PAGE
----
Progress to Date

  • Original Loan Amount: $204,000.00
  • Balance at Beginning of 5-year Goal (1/1/08): $188,983.82 @ 6.00%
  • Balance at Refinance in February 2009: $148,000.00 @ 4.625%
  • Outstanding Balance: $0.00 (PAID IN FULL!!!)
  • Latest Payment Date: April 2011
  • Latest Additional Principal Amount: $17,623.22
  • Amount Ahead of Schedule (since refinance): $121,462
  • Time Ahead of Schedule (since refinance): 7 years 10 months
  • Interest Saved Last Month: $23,972.48
  • Total Interest Saved: $28,435.55 ($1,037.74 on original mortgage; $27,397.81 on current mortgage)
  • Months Remaining in 5-year Goal: 20
  • Average Monthly Principal Needed to Meet Goal: N/A (Goal achieved)
  • Progress List Explained

Sunday, February 7, 2010

Taxes and Interest

I completed our 2009 tax returns this weekend. Happily, almost exclusively due to my wife's hard work, our income was almost eleven percent higher in 2009 than it was the year before. And because of our focus on killing the mortgage, we paid about 37% less in mortgage interest in 2009 than in 2008.

It would be easy for me to say something like, "Unfortunately, because our income rose and our deductions fell, we owed more in taxes in 2009 than we did in 2008." This is true, but not unfortunate. We did lose enough of the mortgage interest deduction in 2009 that it was no longer advantageous to itemize our deductions (the standard deduction was higher). But overall, we reduced our expenses. I think it's important to consider the relationship between expenses and deductions on taxable income. Here's an explanation.

Our two largest deductable expenses over the past few years have been our mortgage interest payments and our state and local property taxes. These are out-of-pocket expenses which we pay in installments, but which cumulatively reduce the amount of money we have left to spend on everything else. The other expense which significantly reduces our income is our total US Income Tax due each year. This is roughly calculated by taking our income less any deductions and multiplying by a percentage (which gets progressively higher as each tier of our income exceeds certain thresholds). It's also paid in installments, in the form of withholding from our paychecks (and a lump sum due April 15 if our withholding was not sufficient). I've tried to express the total impact of these three expenses on our finances for 2008 and 2009 in the statements below, along with a few other bits of info, in an attempt to evaluate our progress last year.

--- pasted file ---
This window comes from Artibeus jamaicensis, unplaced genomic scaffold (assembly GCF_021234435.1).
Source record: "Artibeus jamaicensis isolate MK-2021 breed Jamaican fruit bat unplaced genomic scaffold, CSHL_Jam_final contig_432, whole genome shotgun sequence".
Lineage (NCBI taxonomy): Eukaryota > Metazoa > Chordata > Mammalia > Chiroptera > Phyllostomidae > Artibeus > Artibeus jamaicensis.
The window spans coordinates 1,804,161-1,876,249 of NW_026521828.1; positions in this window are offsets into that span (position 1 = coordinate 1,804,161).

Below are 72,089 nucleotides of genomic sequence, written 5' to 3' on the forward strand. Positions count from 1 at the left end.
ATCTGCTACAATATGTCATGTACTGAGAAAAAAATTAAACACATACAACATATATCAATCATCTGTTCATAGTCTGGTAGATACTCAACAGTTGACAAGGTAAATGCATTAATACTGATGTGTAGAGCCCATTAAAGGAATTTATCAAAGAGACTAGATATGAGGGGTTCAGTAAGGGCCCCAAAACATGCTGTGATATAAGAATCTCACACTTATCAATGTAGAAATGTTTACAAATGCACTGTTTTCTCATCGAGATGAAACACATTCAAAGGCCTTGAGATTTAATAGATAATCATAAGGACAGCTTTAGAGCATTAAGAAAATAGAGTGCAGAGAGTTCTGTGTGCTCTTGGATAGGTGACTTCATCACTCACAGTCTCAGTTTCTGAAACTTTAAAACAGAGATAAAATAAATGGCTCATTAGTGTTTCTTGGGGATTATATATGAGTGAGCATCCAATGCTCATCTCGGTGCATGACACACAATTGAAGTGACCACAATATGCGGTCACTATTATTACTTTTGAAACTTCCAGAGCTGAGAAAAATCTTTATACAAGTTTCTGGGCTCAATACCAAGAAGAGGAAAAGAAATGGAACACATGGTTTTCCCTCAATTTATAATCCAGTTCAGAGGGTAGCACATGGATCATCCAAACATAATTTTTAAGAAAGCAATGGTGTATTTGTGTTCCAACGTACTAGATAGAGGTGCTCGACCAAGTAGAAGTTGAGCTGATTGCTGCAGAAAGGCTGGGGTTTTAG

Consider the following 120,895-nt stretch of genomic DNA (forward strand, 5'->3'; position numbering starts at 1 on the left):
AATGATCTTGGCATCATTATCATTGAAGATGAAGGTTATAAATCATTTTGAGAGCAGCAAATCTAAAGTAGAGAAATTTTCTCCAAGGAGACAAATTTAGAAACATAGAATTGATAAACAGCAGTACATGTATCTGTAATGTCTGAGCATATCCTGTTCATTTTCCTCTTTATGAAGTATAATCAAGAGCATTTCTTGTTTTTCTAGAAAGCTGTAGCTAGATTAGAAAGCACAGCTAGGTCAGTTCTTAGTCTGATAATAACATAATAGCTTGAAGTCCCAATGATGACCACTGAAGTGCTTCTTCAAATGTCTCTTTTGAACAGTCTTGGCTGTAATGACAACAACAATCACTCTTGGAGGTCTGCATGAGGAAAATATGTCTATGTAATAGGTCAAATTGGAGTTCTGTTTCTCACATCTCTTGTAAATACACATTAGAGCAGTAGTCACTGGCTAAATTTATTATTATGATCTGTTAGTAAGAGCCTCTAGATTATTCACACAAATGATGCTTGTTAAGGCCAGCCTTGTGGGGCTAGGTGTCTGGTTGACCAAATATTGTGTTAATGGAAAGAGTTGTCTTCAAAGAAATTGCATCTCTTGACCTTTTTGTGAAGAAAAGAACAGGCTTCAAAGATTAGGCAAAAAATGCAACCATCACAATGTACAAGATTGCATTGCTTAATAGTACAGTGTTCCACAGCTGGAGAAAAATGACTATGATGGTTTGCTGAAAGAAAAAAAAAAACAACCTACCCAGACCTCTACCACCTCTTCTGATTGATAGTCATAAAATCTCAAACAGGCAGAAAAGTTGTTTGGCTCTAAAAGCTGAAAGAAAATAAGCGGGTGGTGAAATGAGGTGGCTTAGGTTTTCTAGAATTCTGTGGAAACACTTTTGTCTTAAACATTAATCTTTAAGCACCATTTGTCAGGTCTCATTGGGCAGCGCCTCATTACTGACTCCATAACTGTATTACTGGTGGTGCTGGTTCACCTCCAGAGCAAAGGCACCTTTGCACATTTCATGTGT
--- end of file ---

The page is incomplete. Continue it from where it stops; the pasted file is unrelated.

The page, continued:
• Income: 2009 > 2008 (increase of 11%)
  • Mortgage Interest Payments (MI): 2009 < 2008 (decrease of 37%)
  • Property Taxes (PT): 2009 > 2008 (slight increase)
  • US Income Tax (UST): 2009 > 2008 (increase of 18%)
  • Total Interest and Tax Expense (MI + PT + UST): 2009 < 2008 (slight decrease)
I think the first and last points above are key. Our income was higher in 2009, but our total interest and tax expense was lower. I personally don't really care whether we're paying more (or less) money to our lender or to our government from one year to the next, as long as the total amount of money we part with continues to trend down.

This is more evidence to confirm my suspicion that the mortgage interest tax deduction is not the great benefit that some claim it to be. Hypothetically, it makes sense to me that it's not advantageous to pay interest on a debt so as to save 25 (or 28 or 33) percent on taxes. And after running the numbers in a real-life scenario, I can see that my assumption holds true. Our efforts to pay off our debt reduced our total interest and taxes in 2009. Projecting this into the future, I look forward to the year in which we pay zero mortgage interest -- not because I want to pay more taxes, but because I want to reduce our total expenditures as much as possible.

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